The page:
By faith Noah, being warned of God of things not seen as yet, moved with fear, prepared an ark to the saving of his house…
That Luther was not an angel in his youth we may know, for he tells of himself that he was whipped fifteen times in one day in his first school. But all this did not beat grace into his heart, though it may have beaten letters into his head. He made brilliant progress in study, and at twenty years of age received his degree at the university as a Bachelor of Arts. Up to this time his heart was in the world. His father designed him for the law, and his own ambition no doubt aspired to the honours within easy reach in that line of life. God designed otherwise. Just at that critical time, when the very next step would be the first in a life-long profession, one of his fellow-students, dear to him as a brother beloved, one Alexis, was assassinated. The report of this tragic affair coming to Luther's ear, he hurried to the spot and found it even so. Often before, conscience, and the Spirit in his heart, had urged him to a religious life, in preparation for death and the judgment. And now, as he stood gazing upon the bloody corpse of his dear friend Alexis, and thought how in a moment, prepared or unprepared, he had been summoned from earth, he asked himself the question, "What would become of me if I were thus suddenly called away?" This was in A.D. 1505, in summer. Taking advantage of the summer's vacation, Luther, now in his twenty-first year, paid a visit to Mansfeldt, the home of his infancy. Even then the purpose of a life of devotion was forming in his heart, but not yet ripened into full and final decision. On his way back to the university, however, he was overtaken by a terrific storm. "The thunder roared," says D'Aubigne; "a thunderbolt sank into the ground by his side; Luther threw himself on his knees; his hour is perhaps come. Death, judgment, eternity, are before him in all their terrors, and speak with a voice which he can no longer resist. ' Encompassed with the anguish and terror of death,' as he says of himself ' he makes a vow, if God will deliver him from this danger, to forsake the world, and devote himself to His service.' Risen from the earth, having still before his eyes that death must one day overtake him, he examines himself seriously, and inquires what he must do. The thoughts that formerly troubled him return with redoubled power. He has endeavoured, it is true, to fulfil all his duties. But what is the state of his soul? Can he, with a polluted soul, appear before the tribunal of so terrible a God? He must become holy" — for this he will go into the cloister, he will enter a convent, he will become a monk and a priest in the Augustinean order. He will there become holy and be saved.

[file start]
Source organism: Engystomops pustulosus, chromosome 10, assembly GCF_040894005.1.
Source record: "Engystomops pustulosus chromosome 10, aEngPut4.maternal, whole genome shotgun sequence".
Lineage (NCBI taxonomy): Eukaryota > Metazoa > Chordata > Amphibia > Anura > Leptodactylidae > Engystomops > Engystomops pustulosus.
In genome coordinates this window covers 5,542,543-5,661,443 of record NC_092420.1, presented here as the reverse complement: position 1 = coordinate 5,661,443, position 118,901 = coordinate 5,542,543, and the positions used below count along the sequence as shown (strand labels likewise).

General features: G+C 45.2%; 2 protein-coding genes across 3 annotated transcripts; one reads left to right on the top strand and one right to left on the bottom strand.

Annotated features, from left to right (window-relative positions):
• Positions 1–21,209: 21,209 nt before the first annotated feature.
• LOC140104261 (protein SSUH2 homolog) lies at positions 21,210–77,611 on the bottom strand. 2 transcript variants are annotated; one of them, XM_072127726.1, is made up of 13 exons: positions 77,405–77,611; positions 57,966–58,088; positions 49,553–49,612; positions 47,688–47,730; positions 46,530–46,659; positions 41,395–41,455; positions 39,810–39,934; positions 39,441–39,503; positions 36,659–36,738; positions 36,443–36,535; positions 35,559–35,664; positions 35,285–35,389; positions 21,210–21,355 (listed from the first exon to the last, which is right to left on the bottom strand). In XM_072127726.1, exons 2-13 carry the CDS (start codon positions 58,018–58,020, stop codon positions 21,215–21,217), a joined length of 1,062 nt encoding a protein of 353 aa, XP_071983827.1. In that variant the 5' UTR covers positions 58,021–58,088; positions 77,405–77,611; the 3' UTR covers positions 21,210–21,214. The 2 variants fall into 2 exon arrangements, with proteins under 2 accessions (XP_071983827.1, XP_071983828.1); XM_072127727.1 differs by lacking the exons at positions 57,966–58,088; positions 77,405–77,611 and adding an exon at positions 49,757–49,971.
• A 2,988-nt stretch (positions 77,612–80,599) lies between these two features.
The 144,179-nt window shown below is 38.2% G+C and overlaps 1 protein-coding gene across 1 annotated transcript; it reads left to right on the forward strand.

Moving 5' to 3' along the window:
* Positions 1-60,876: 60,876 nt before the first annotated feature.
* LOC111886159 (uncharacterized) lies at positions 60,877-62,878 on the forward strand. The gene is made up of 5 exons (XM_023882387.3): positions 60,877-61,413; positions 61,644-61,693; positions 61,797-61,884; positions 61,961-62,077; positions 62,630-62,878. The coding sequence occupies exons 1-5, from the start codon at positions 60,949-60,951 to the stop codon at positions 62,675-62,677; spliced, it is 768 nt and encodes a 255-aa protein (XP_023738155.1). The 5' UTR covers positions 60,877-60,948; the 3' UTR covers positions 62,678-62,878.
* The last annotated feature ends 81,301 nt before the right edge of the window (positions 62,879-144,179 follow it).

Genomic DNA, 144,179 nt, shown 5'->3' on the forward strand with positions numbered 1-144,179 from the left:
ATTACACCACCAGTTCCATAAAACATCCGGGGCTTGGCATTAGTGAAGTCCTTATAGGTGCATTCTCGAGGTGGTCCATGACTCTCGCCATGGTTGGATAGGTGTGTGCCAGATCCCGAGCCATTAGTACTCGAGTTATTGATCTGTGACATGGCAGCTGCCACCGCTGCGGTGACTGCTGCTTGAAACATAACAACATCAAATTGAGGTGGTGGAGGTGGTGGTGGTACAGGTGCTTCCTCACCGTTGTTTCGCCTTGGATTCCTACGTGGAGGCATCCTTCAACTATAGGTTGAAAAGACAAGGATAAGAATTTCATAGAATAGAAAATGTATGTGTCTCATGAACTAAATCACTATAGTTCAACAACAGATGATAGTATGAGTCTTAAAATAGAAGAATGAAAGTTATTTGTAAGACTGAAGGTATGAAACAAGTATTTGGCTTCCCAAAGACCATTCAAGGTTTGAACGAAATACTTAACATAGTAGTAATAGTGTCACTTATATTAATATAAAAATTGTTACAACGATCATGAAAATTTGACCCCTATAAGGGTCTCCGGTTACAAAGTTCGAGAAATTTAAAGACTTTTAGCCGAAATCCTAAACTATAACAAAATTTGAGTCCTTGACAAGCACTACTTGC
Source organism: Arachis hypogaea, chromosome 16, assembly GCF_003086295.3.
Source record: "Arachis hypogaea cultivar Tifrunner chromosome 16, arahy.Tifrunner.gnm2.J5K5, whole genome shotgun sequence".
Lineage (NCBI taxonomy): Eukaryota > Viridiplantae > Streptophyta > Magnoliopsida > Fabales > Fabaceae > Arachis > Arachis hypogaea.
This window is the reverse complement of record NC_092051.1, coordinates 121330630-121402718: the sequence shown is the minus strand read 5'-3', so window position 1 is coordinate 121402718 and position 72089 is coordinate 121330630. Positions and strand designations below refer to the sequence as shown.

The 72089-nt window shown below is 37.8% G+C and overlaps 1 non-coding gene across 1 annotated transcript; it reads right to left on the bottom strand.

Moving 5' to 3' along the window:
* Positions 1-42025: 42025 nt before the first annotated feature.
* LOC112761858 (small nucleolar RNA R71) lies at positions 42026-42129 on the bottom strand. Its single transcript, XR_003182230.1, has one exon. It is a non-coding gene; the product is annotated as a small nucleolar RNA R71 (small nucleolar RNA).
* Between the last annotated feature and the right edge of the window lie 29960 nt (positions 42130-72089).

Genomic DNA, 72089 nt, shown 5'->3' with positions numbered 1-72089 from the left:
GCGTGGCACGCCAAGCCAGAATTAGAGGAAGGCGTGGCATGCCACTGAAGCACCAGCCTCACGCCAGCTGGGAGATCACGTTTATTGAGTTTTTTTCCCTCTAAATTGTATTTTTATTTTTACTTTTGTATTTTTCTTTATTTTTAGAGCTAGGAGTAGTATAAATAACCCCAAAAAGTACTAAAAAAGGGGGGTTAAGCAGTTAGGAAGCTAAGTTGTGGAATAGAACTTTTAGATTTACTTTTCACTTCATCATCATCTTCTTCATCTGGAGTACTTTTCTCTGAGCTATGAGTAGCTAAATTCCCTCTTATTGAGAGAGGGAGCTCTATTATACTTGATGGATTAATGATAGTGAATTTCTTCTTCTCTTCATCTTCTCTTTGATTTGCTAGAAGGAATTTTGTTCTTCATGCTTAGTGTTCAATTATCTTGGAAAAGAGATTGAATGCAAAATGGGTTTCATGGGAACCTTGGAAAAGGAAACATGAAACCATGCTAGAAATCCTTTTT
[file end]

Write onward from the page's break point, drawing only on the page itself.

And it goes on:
(W. E. Boardman, D. D.)
Parallel VersesKJV: By faith Noah, being warned of God of things not seen as yet, moved with fear, prepared an ark to the saving of his house; by the which he condemned the world, and became heir of the righteousness which is by faith.
WEB: By faith, Noah, being warned about things not yet seen, moved with godly fear, prepared a ship for the saving of his house, through which he condemned the world, and became heir of the righteousness which is according to faith.